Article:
China-Africa ties Illustration: Liu Rui/GT
Over a year has passed since the European Union unveiled its Global Gateway initiative as an ambitious plan to support infrastructure globally, with a special focus to develop new infrastructure in developing countries such as those in Africa.
The initiative is expected to mobilize an estimated $318 billion between 2021 and 2027 toward a new infrastructure drive that in theory will rival the China-proposed Belt and Road Initiative (BRI).
BRI is a mega-project of China which in the last decade has pumped billions of dollars into developing countries around the world and more so in Africa.
China’s touch in Africa has left a trail of state-of-the-art roads, railways and ports significantly boosting both regional and foreign trade.
Over the last two decades, China and Africa have nurtured a partnership of mutual understanding and a unity of purpose underpinned by common interests.
To derail the trajectory of the China-Africa partnership and efforts to roll out modern infrastructure projects on the African continent, propaganda has been rife over China’s interest in Africa.
But with the output of this partnership becoming clear with each passing year from visible infrastructural transformation in every part of the continent to record high bilateral trade, China-Africa relations have achieved milestones that are becoming harder to ignore.
Equally hard to ignore are efforts to establish initiatives to rival or outshine China. The path that China and Africa have jointly taken is causing discomfort and there is an ongoing drive to push China out of the way.
These efforts are disguised as development initiatives to accelerate growth and development in developing countries in Africa and elsewhere in the world, but are merely thinly veiled geopolitical rivalry.
As a foreign investment scheme, the EU’s Global Gateway is meant to provide an alternative to BRI. However, based on the traction, results and the sheer magnitude of both technical and financial support that defines BRI, the shoes are just too big to fill.
On the African continent alone, the footprint that China has left is not only years in the making but can only work under a platform that promotes a sense of equality among partners.
China remains hands-off when it comes to politics, choosing instead to forge a sustainable relationship centered on accelerating growth and development.
The Global Gateway is defined as a values-based offer that reflects European social and environmental standards, but what about the values, social and environmental standards of developing countries who are expected to consume projects under the initiative?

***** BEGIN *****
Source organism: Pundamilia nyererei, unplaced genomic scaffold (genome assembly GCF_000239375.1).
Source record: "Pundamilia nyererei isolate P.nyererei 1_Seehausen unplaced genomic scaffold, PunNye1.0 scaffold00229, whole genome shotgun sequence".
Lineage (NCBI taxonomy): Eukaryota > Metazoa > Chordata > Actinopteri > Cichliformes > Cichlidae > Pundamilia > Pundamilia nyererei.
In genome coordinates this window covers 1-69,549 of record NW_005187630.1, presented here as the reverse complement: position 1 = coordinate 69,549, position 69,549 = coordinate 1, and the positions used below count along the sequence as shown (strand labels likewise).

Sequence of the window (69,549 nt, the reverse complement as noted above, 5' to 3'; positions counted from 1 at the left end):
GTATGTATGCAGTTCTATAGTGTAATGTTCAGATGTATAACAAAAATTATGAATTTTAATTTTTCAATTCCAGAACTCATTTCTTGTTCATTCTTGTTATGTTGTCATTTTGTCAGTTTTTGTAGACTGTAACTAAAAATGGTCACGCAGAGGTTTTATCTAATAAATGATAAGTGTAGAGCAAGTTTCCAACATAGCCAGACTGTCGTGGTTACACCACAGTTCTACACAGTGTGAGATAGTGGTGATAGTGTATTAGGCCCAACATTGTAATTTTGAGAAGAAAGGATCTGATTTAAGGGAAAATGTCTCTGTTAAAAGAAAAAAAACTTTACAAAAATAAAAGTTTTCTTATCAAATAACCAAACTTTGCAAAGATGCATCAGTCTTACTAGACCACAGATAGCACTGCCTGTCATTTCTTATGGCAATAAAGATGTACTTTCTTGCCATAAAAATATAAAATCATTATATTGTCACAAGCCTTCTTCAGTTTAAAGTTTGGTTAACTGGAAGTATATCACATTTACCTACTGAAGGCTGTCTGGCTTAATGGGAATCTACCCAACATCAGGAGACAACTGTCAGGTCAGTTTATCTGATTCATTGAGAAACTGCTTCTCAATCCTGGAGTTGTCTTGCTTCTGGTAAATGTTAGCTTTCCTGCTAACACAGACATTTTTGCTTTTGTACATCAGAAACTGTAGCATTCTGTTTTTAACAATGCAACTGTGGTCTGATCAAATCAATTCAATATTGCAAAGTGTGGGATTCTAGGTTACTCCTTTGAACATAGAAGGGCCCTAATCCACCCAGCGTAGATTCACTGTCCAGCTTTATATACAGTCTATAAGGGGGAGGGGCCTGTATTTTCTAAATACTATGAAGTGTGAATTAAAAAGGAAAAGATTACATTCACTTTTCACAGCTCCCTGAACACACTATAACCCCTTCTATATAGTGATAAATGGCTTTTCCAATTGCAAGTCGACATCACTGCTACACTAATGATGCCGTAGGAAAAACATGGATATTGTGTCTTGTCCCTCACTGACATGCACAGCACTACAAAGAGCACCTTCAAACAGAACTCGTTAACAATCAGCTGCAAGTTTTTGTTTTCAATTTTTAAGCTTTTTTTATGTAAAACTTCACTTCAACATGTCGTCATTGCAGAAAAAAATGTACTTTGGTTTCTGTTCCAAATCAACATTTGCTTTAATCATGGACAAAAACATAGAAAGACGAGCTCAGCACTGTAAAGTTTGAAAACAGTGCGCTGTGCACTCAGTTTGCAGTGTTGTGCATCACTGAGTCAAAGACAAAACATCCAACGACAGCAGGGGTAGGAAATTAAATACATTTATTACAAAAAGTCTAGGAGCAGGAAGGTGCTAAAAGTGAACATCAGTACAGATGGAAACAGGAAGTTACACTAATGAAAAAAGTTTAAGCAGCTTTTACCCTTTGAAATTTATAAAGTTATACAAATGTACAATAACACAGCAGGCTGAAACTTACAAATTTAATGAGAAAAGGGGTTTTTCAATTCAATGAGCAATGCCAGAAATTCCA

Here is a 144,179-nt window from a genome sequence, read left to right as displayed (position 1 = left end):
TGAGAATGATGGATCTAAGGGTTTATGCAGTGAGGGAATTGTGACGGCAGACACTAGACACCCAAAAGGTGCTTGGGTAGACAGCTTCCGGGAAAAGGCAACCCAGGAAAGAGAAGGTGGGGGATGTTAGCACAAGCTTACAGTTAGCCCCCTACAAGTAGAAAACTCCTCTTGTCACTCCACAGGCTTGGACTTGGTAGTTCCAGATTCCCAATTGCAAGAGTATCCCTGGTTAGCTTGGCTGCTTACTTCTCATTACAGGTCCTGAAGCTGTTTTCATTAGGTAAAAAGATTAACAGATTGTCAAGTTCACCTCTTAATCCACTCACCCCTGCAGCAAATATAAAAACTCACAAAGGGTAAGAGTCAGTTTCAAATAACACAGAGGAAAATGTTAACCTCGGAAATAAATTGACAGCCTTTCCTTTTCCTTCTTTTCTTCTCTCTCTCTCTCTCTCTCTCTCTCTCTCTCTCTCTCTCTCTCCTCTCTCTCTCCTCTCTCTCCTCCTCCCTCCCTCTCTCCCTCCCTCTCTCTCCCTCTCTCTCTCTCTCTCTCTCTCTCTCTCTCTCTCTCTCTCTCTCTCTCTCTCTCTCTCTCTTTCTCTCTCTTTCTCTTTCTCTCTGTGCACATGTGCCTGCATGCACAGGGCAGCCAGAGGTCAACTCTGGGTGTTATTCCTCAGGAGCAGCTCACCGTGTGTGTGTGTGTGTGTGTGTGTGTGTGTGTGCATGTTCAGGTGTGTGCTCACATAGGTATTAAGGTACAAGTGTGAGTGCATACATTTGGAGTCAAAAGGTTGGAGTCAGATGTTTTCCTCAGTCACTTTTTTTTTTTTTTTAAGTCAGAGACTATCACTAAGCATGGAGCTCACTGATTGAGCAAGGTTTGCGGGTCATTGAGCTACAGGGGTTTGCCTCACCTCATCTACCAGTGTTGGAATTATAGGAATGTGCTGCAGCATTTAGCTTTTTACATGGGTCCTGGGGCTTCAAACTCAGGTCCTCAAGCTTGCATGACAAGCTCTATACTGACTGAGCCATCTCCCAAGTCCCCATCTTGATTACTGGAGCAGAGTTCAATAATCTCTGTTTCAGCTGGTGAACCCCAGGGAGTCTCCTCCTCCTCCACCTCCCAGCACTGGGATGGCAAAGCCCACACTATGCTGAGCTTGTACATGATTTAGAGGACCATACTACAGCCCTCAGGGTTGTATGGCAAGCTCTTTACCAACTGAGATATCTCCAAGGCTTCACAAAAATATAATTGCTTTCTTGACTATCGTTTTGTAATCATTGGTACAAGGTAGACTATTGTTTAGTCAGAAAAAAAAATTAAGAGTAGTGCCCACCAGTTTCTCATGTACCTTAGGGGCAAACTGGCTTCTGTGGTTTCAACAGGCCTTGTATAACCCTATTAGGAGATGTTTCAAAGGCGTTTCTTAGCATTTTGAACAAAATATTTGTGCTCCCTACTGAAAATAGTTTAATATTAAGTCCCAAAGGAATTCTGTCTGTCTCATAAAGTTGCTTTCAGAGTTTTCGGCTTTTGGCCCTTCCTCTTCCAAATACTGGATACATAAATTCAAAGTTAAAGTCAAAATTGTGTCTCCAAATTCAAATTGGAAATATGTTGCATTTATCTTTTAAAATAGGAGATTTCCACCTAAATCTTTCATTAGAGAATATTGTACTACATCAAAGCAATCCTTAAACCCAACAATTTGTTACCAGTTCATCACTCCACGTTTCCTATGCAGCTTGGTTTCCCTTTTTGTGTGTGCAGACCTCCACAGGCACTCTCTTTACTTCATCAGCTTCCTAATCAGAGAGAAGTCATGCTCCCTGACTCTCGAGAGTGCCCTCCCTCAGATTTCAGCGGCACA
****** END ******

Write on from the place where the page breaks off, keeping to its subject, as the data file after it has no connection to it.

When the Forum on China-Africa Cooperation (FOCAC) was established in 2000 as a multilateral partnership between China and African states, China and Africa meant business. FOCAC holds forums every three years to assess diplomatic ties and commercial interests.
FOCAC is a launching pad for successful projects including BRI leading to a contemporary scramble for Africa from powers in the West. But where is the equivalent of FOCAC between Africa and Western powerful nations?
In the absence of such common ground, the Global Gateway initiative is unlikely to succeed where China continues to excel. On the surface, there may seem to be a comparison between the Global Gateway initiative and the BRI.
But the two initiatives could not be more different. The EU will mobilize an estimated $318 billion between 2021 and 2027 to support the initiative. In just four years, 2014 to 2018, China alone has granted up to $400 billion in foreign loans. Additionally, in 2022, China signed BRI contracts whose worth is estimated to be $100 billion. These figures speak for themselves.
China’s support to Africa significantly matches the infrastructural needs of the continent. Every year, the African continent needs approximately $150 billion to support investments in infrastructure.
The Global Gateway initiatives seeks to propel growth and development in areas such as boosting smart, clean and secure links in digital, energy and transport. Further, the project is expected to strengthen health, education and research system globally and more so in developing countries.
China is already shining in these areas and has been on track to meet gaps in these very sectors, addressing Africa’s most pressing needs in the last decades. As an ambitious plan to develop two new trade routes to connect China with the rest of the world, BRI has given Africa a front row seat and the benefits will be immense.
Bilateral trade between China and Africa increased by 35.3 percent in 2021 and goods exported from Africa to China increased by 43.7 percent in the same year. At the moment, there is no other initiative, underway or in the pipeline, that can match such results as it would take many years and a shift in the manner in which the West interacts with Africa.
The author is a Kenya-based journalist. email@example.com